Kristin Andreassen


Kristin AndreassenGondolier
When artists step away from more traditional string band music toward the more mainstream, folk-pop genre, it's always interesting to see what, and who, they bring along with them. Best known for her singing and clogging with Uncle Earl, Kristin Andreassen's voice and songwriting style lends itself well to this collection of non-string band music. Most of the songs are soft, dreamy pieces, with Andreassen's velvety vocal delivery floating over the rest of the music. Warm acoustic guitar tones are accompanied variously by piano, electric guitar, drums, body percussion, harmonica and woodwinds, each adding specific colour to the album's soft mood.
The one exception to the mellow — and my favourite track — is "Lookout," a perfectly crafted uptempo pop song with a lyrical nod to "Paul Revere's Ride." Clever, well-penned lyrics are a highlight throughout the album, exploring themes that conjure Andreassen's old-time music roots: crawdad fishing, fruit picking, clearing and ploughing land. Sonically, however, there is nothing rural going on here. The vocal sound on "The New Ground," in particular, is enormous and almost otherworldly.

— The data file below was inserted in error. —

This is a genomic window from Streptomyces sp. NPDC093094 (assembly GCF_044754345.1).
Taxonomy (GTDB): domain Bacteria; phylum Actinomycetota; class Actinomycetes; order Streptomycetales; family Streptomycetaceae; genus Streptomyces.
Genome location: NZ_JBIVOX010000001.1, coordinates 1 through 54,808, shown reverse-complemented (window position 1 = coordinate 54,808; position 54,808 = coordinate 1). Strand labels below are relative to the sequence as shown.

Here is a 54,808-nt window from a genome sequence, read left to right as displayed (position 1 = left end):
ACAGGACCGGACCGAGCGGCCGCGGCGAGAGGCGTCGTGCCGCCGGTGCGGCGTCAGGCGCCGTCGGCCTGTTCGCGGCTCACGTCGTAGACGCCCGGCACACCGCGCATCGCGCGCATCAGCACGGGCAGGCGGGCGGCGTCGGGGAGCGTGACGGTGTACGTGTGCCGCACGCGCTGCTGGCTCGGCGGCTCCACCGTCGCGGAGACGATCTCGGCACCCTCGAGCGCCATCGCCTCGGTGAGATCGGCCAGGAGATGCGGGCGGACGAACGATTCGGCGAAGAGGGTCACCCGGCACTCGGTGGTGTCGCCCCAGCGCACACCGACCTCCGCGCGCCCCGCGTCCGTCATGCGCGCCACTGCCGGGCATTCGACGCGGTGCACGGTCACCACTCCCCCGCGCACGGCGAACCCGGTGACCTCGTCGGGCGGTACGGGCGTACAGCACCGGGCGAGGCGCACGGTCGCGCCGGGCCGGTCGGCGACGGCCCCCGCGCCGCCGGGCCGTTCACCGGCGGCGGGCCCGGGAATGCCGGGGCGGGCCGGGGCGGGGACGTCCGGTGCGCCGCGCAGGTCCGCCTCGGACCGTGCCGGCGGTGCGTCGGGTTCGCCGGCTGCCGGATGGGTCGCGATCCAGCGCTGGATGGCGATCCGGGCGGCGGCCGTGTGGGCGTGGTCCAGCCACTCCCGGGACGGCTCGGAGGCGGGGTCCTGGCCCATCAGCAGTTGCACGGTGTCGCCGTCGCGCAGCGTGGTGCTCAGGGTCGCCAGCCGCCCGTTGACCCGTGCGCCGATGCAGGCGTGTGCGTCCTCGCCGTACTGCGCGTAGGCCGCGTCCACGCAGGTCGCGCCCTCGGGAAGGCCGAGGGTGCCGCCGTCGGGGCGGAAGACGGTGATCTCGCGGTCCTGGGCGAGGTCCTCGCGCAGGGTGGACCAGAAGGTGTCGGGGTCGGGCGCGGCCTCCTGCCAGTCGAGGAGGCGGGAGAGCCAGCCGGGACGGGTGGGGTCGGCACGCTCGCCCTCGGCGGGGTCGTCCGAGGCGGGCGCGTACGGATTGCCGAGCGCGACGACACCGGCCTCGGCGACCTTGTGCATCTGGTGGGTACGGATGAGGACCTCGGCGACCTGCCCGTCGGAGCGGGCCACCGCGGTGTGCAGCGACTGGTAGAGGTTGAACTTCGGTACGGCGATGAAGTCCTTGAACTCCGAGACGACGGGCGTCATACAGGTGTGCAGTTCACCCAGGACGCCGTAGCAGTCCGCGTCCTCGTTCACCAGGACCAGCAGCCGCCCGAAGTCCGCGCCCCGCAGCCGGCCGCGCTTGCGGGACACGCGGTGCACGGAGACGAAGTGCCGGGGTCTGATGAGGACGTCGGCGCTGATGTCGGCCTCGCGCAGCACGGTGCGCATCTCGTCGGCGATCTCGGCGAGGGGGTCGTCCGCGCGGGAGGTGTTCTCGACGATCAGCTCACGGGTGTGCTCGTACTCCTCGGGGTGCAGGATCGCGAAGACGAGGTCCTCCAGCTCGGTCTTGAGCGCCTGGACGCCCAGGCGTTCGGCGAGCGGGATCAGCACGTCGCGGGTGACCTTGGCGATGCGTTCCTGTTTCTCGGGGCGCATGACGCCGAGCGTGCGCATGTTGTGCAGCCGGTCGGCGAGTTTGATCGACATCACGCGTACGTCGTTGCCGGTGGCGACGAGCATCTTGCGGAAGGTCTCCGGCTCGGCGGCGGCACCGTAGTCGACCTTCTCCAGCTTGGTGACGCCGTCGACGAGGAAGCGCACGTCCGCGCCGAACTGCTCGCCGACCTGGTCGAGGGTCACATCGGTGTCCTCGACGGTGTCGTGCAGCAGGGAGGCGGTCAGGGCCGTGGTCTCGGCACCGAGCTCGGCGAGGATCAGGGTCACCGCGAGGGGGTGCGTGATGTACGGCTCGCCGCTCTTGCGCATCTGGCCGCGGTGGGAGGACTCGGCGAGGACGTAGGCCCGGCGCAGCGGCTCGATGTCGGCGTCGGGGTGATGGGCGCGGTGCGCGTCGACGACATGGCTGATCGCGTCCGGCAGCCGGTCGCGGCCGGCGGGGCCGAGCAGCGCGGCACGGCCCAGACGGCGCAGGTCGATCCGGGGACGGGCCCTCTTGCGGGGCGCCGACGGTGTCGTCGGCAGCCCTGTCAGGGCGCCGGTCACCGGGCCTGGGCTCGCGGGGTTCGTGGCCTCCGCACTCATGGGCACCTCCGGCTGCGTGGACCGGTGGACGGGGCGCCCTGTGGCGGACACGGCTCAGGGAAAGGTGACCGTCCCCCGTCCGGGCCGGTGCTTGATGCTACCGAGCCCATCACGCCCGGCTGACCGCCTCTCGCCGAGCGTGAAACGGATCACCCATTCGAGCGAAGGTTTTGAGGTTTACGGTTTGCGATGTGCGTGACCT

On this second solo album, Andreassen has brought along a cast of progressive string band heavyweights, like Aoife O'Donovan and Rushad Eggleston (Crooked Still), Chris Eldridge and Paul Kowert (Punch Brothers), and Stephanie Coleman (Uncle Earl). Their contributions don't take this folk-pop album back in that direction, though, leaving plenty of room for Andreassen's next record to find some middle ground between her (at least) two different musical worlds. (Yellowcar Music)
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